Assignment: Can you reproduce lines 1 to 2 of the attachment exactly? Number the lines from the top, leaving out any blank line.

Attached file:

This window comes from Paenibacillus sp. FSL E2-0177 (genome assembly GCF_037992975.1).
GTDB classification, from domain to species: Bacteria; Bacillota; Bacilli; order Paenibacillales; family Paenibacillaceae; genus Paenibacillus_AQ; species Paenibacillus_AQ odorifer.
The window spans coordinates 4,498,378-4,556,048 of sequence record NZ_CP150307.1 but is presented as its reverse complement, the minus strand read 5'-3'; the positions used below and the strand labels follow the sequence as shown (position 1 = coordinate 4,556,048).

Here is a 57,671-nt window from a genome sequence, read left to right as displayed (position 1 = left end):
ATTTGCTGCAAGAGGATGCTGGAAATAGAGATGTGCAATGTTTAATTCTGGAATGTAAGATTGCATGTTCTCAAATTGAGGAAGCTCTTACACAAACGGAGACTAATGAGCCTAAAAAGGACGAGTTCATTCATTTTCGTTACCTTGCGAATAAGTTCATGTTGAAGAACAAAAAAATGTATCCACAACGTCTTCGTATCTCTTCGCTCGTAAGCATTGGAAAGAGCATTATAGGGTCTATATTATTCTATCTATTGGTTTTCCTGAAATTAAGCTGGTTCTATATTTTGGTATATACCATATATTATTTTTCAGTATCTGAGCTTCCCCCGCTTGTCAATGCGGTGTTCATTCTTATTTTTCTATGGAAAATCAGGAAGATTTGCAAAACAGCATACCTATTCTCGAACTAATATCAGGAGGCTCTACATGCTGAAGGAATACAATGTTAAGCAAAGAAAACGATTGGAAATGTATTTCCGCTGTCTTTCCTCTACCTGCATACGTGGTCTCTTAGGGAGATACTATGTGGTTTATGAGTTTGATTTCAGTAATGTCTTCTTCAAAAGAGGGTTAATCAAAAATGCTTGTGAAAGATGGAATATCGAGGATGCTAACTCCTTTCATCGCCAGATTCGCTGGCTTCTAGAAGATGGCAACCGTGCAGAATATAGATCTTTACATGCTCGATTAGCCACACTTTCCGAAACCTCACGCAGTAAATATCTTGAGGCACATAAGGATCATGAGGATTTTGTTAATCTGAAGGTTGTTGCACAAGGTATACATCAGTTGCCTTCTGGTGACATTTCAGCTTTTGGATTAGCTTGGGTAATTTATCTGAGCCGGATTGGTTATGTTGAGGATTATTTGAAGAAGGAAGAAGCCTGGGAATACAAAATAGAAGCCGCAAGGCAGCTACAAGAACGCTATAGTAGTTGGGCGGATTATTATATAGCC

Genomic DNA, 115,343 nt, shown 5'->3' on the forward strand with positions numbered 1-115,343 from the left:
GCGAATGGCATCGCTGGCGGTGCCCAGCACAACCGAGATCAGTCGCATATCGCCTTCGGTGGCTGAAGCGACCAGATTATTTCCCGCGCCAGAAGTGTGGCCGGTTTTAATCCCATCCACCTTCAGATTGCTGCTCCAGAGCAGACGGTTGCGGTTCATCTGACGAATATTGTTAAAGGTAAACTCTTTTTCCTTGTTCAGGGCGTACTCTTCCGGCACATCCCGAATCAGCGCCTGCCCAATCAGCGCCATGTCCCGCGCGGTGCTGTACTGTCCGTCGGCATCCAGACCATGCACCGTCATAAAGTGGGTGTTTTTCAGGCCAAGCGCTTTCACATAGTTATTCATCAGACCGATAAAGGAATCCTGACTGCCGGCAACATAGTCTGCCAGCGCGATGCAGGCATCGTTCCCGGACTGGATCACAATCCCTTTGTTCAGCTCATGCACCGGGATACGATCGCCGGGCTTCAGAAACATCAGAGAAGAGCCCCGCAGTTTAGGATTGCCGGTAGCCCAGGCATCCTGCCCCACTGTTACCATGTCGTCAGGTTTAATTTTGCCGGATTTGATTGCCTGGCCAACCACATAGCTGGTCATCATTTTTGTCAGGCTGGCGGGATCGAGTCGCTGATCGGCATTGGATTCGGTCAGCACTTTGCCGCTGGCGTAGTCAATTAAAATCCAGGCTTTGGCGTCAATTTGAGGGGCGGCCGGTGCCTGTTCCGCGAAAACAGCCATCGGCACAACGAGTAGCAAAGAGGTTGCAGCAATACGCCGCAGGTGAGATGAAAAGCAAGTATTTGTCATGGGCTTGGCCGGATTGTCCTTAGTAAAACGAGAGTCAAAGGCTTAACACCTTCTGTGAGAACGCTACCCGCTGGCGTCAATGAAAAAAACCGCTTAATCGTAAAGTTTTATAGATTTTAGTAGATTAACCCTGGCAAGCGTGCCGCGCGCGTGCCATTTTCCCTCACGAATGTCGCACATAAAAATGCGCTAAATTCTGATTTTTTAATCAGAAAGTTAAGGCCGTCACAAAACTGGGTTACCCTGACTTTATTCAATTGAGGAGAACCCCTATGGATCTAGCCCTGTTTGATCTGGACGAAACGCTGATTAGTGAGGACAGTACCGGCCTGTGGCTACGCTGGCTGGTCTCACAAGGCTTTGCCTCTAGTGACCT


This window comes from Paenibacillus sp. FSL E2-0177 (genome assembly GCF_037992975.1).
GTDB classification, from domain to species: Bacteria; Bacillota; Bacilli; order Paenibacillales; family Paenibacillaceae; genus Paenibacillus_AQ; species Paenibacillus_AQ odorifer.